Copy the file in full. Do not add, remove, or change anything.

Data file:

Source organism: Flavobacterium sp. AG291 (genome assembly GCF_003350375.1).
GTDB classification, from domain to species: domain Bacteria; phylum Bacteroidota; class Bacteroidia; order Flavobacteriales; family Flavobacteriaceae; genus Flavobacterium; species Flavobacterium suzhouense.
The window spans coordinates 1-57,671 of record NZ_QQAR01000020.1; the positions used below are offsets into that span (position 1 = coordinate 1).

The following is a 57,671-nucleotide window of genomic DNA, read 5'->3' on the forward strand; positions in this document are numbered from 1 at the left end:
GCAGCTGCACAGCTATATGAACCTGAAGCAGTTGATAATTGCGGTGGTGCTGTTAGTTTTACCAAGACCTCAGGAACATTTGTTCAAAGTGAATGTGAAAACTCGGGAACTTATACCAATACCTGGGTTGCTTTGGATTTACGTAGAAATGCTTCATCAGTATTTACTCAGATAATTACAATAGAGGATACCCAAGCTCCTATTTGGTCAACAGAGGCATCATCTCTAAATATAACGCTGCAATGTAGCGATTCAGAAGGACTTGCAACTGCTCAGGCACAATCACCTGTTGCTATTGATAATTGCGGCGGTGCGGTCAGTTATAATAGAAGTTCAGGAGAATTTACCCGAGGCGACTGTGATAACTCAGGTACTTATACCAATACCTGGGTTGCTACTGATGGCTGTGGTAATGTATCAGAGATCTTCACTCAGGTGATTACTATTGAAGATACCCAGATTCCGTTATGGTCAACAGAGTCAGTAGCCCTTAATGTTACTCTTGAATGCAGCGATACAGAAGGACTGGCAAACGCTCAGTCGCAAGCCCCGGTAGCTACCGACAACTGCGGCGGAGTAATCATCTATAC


Source organism: Flavobacterium sp. AG291 (genome assembly GCF_003350375.1).
GTDB classification, from domain to species: domain Bacteria; phylum Bacteroidota; class Bacteroidia; order Flavobacteriales; family Flavobacteriaceae; genus Flavobacterium; species Flavobacterium suzhouense.
The window spans coordinates 1-57,671 of record NZ_QQAR01000020.1; the positions used below are offsets into that span (position 1 = coordinate 1).

The following is a 57,671-nucleotide window of genomic DNA, read 5'->3' on the forward strand; positions in this document are numbered from 1 at the left end:
GCAGCTGCACAGCTATATGAACCTGAAGCAGTTGATAATTGCGGTGGTGCTGTTAGTTTTACCAAGACCTCAGGAACATTTGTTCAAAGTGAATGTGAAAACTCGGGAACTTATACCAATACCTGGGTTGCTTTGGATTTACGTAGAAATGCTTCATCAGTATTTACTCAGATAATTACAATAGAGGATACCCAAGCTCCTATTTGGTCAACAGAGGCATCATCTCTAAATATAACGCTGCAATGTAGCGATTCAGAAGGACTTGCAACTGCTCAGGCACAATCACCTGTTGCTATTGATAATTGCGGCGGTGCGGTCAGTTATAATAGAAGTTCAGGAGAATTTACCCGAGGCGACTGTGATAACTCAGGTACTTATACCAATACCTGGGTTGCTACTGATGGCTGTGGTAATGTATCAGAGATCTTCACTCAGGTGATTACTATTGAAGATACCCAGATTCCGTTATGGTCAACAGAGTCAGTAGCCCTTAATGTTACTCTTGAATGCAGCGATACAGAAGGACTGGCAAACGCTCAGTCGCAAGCCCCGGTAGCTACCGACAACTGCGGCGGAGTAATCATCTATAC